Cross-Post for St. Mary's University Master's Program:
In mid-April all Year 2 students will be sharing the results of their Action Research to other Year 2 students, along with all Year 1 students. I selected five sessions that look promising and like they'll have a lot to offer.
The subject of my first session will be all about differentiated instruction in a history classroom. Though I'm making a change to Global Studies next year, there will no doubt be many concepts and ideas that will transfer. The researcher examined different ways to differentiate - content, process, and product - and the effect of these different methods on student achievement. As the researcher points out, a one-sized fits all approach in education does not work. However, it also appears that differentiating in just one facet of teaching (content, process, and product) does not work either. I will be most interested to see what form of differentiation appears to work best for which groups of students, and which curriculum concepts.
Following that session I will attend a session about how best to give feedback to students in their written work. Though this session is geared toward a language arts crowd, there is an immense overlap between language arts and the social studies...or at least, there absolutely should be. One thing I have struggled with - and I know I'm not alone - is how to best give timely and meaningful feedback in an efficient manner while keeping my sanity. I've scoured the earth for a solution to this quandary and it appears there is no magic bullet. That said, the research and strategies presented here will add more tools to my belt and I look forward to what will be a highly relevant and important session.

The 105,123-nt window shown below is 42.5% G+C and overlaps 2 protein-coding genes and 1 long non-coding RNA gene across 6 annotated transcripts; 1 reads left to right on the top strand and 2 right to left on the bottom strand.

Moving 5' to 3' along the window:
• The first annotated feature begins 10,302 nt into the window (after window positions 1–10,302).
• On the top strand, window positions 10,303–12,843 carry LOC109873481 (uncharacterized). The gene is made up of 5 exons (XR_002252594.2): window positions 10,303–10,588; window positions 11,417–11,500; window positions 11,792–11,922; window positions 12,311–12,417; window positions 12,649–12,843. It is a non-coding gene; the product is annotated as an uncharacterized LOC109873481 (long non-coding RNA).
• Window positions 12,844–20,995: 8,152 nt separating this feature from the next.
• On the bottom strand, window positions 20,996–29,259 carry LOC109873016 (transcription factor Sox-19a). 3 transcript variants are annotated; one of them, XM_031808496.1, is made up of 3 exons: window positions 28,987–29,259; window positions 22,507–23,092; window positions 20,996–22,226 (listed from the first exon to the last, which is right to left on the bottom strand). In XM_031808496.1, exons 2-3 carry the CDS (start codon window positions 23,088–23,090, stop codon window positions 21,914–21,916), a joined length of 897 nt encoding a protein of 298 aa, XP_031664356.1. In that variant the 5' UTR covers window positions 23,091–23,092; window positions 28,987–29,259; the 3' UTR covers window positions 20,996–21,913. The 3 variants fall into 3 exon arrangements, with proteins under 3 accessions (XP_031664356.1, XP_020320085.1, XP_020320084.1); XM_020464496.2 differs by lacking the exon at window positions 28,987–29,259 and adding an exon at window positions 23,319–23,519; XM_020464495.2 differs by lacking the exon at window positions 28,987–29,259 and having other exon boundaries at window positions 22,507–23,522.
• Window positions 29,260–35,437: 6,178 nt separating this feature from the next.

Just before lunch I will attend a session that is right in my wheelhouse - that is, actively incorporating technology to enhance a social studies classroom. Technology in an educational setting is one of my strengths, despite being a school that lacks WiFi or any type of 1:1 program. I am always eager to see and hear different applications of educational technology. Even better, this session will the results of a focused research project to see the results. This should be a great session.
The fourth session of the day is probably the one I'm most looking forward to - it's all about how the use of primary sources in a history classroom can be used to further the learning of gifted and talented students. As a history teacher I believe it's important for students to "do" the work of historians by using primary source material to make judgements and assessments about the past. Not only is this more authentic, but it really challenges students to think critically and make arguments based on evidence. I am eager to see the results of this research.
The final session for the day will be about the use of blogging in a social studies classroom - particularly when it comes to covering current events. I have long wanted to introduce my students to blogging as a way to increase the frequency and audience of their writing. I am hoping that not only will this session discuss the costs and benefits to this, but that it will also provide some solid information from the results of the research.